At the center of the fight are the 1851 and 1868 Treaties entered into by the United States and the Great Sioux Nation. The pipeline route, which was chosen without input from the Tribes, runs directly through the heart of treaty lands secured to the Great Sioux Nation in the 1851 Treaty of Fort Laramie, lands to which the Sioux Tribes continue to have strong cultural, spiritual, and historical ties. Furthermore, the construction and operation of an oil pipeline directly upstream from their current reservations undoubtedly threatens the Tribes’ hunting and fishing rights expressly reserved in the 1868 Treaty and affirmed in numerous subsequent Acts of Congress, as well as their reserved water rights pursuant to the Winters Doctrine. 

But as the Tribe and their attorneys battled for injunctive relief in federal court, the Treaties were largely absent in the pleadings and court opinions. However, with the District Court’s ruling on June 14, 2017, it appears the Treaties now present the crux of the surviving argument, presenting problems for the Court in terms of both their applicability in the face of Congress’ plenary power over Indian tribes and diminished Trust responsibility as well as the appropriate remedy for the Tribes when and if these Treaty rights are violated. As such, the case provides an opportunity to analyze the truth and lies surrounding the Constitutional place of Indian Treaties in federal courts. 

Article VI, Clause 2 of the Constitution states “all Treaties made, or which shall be made, under the Authority of the United States, shall be the supreme Law of the Land; and the Judges in every State shall be bound thereby, any Thing in the Constitution or Laws of any state to the Contrary notwithstanding.” Known as the “Supremacy Clause,” this consitutional provision has serious implications in federal Indian law. Of particular importance is whether treaties made with Indian tribes can be considered the “supreme Law of the Land”. The current litigaiton and historic indigenous uprising against the Dakota Access Pipeline, the route of which lies within recognized tribal treaty boundaries, provides a contemporary example of the limitations of Supremacy Clause. This article attempts to place the Standing Rock and other Sioux Tribes’ legal battle against the Dakota Access pipeline against the history of Indian treaties and treaty rights for a contemporary examination of federal courts application of Indian treaty rights and the limits of the Supremacy Clause to ensure Indian treaties and treaty rights be respected as the “supreme law of the land.”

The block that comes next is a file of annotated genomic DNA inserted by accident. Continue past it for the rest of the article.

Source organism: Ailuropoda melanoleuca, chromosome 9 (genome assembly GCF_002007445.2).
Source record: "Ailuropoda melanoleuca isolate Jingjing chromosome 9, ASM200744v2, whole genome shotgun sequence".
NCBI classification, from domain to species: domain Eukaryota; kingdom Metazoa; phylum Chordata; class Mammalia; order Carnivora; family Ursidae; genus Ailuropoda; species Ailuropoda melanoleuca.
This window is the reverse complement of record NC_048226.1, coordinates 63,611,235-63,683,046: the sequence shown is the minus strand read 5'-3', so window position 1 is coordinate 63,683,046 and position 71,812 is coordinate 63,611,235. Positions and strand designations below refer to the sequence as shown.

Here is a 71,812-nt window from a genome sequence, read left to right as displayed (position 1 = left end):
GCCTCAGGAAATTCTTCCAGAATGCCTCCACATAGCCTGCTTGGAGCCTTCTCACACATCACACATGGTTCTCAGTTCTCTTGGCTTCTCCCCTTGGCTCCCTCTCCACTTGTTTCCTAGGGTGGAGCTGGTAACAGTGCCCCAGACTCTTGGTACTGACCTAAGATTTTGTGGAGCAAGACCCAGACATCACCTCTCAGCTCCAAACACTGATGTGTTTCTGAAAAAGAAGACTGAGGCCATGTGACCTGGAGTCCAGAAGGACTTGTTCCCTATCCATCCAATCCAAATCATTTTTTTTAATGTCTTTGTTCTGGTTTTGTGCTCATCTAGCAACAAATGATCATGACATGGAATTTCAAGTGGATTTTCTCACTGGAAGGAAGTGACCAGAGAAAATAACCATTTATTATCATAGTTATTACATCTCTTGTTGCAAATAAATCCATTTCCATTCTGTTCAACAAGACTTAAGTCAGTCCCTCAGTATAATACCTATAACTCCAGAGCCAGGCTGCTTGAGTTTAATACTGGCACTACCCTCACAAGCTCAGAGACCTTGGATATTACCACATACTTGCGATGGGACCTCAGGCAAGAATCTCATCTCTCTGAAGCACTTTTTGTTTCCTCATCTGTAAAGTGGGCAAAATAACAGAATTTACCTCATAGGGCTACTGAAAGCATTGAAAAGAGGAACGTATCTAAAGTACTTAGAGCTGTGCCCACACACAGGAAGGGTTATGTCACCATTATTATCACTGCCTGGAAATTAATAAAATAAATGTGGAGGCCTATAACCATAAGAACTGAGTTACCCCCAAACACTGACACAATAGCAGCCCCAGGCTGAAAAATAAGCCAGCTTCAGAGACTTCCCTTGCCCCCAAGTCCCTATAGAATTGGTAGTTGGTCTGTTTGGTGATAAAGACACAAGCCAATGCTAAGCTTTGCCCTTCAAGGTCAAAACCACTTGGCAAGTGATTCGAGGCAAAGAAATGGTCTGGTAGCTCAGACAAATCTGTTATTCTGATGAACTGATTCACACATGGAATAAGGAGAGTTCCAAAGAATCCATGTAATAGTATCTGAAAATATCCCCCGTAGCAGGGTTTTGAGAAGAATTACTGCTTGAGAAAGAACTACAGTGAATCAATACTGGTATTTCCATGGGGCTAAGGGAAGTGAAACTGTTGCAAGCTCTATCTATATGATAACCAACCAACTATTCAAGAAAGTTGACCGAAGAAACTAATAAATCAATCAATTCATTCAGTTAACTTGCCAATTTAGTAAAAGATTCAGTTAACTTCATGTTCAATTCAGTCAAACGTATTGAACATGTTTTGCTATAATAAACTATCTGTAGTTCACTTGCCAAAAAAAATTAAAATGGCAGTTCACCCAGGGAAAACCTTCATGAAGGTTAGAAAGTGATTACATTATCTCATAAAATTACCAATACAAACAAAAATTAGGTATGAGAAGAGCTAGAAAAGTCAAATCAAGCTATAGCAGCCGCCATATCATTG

New Indian Law Scholarship

Carla Fredericks has published “Operationalizing Free, Prior, and Informed Consent” in the Albany Law Review.

The Oklahoma Law Review has published a student paper, “Closing Time: Removing the State of Oklahoma from Alcohol Regulation in Indian Country.”